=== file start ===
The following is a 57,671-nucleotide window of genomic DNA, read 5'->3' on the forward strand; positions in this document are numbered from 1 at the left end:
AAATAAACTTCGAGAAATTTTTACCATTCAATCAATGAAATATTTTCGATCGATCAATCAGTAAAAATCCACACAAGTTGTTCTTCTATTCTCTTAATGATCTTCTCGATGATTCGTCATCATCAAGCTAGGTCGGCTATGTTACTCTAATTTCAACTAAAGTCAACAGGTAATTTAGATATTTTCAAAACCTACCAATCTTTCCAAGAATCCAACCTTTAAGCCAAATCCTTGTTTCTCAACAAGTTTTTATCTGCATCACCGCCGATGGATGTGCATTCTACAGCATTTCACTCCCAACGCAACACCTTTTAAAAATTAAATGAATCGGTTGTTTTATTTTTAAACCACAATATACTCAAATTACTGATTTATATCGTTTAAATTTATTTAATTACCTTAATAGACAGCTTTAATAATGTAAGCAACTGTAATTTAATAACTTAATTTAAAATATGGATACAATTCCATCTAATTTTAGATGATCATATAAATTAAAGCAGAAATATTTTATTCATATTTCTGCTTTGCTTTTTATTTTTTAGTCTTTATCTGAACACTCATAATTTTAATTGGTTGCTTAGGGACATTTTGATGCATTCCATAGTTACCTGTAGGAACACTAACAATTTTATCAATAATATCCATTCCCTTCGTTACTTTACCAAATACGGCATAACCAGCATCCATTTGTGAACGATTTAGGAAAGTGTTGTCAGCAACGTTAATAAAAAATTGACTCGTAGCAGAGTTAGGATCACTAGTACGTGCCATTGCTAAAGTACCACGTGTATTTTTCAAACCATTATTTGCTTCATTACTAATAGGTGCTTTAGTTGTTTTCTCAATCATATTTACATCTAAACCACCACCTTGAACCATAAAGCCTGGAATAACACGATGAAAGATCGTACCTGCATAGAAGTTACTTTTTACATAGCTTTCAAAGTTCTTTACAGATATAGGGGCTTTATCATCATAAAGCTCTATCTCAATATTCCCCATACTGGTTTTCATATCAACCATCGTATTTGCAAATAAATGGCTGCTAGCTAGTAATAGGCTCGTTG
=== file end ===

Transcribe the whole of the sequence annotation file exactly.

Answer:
The following is a 57,671-nucleotide window of genomic DNA, read 5'->3' on the forward strand; positions in this document are numbered from 1 at the left end:
AAATAAACTTCGAGAAATTTTTACCATTCAATCAATGAAATATTTTCGATCGATCAATCAGTAAAAATCCACACAAGTTGTTCTTCTATTCTCTTAATGATCTTCTCGATGATTCGTCATCATCAAGCTAGGTCGGCTATGTTACTCTAATTTCAACTAAAGTCAACAGGTAATTTAGATATTTTCAAAACCTACCAATCTTTCCAAGAATCCAACCTTTAAGCCAAATCCTTGTTTCTCAACAAGTTTTTATCTGCATCACCGCCGATGGATGTGCATTCTACAGCATTTCACTCCCAACGCAACACCTTTTAAAAATTAAATGAATCGGTTGTTTTATTTTTAAACCACAATATACTCAAATTACTGATTTATATCGTTTAAATTTATTTAATTACCTTAATAGACAGCTTTAATAATGTAAGCAACTGTAATTTAATAACTTAATTTAAAATATGGATACAATTCCATCTAATTTTAGATGATCATATAAATTAAAGCAGAAATATTTTATTCATATTTCTGCTTTGCTTTTTATTTTTTAGTCTTTATCTGAACACTCATAATTTTAATTGGTTGCTTAGGGACATTTTGATGCATTCCATAGTTACCTGTAGGAACACTAACAATTTTATCAATAATATCCATTCCCTTCGTTACTTTACCAAATACGGCATAACCAGCATCCATTTGTGAACGATTTAGGAAAGTGTTGTCAGCAACGTTAATAAAAAATTGACTCGTAGCAGAGTTAGGATCACTAGTACGTGCCATTGCTAAAGTACCACGTGTATTTTTCAAACCATTATTTGCTTCATTACTAATAGGTGCTTTAGTTGTTTTCTCAATCATATTTACATCTAAACCACCACCTTGAACCATAAAGCCTGGAATAACACGATGAAAGATCGTACCTGCATAGAAGTTACTTTTTACATAGCTTTCAAAGTTCTTTACAGATATAGGGGCTTTATCATCATAAAGCTCTATCTCAATATTCCCCATACTGGTTTTCATATCAACCATCGTATTTGCAAATAAATGGCTGCTAGCTAGTAATAGGCTCGTTG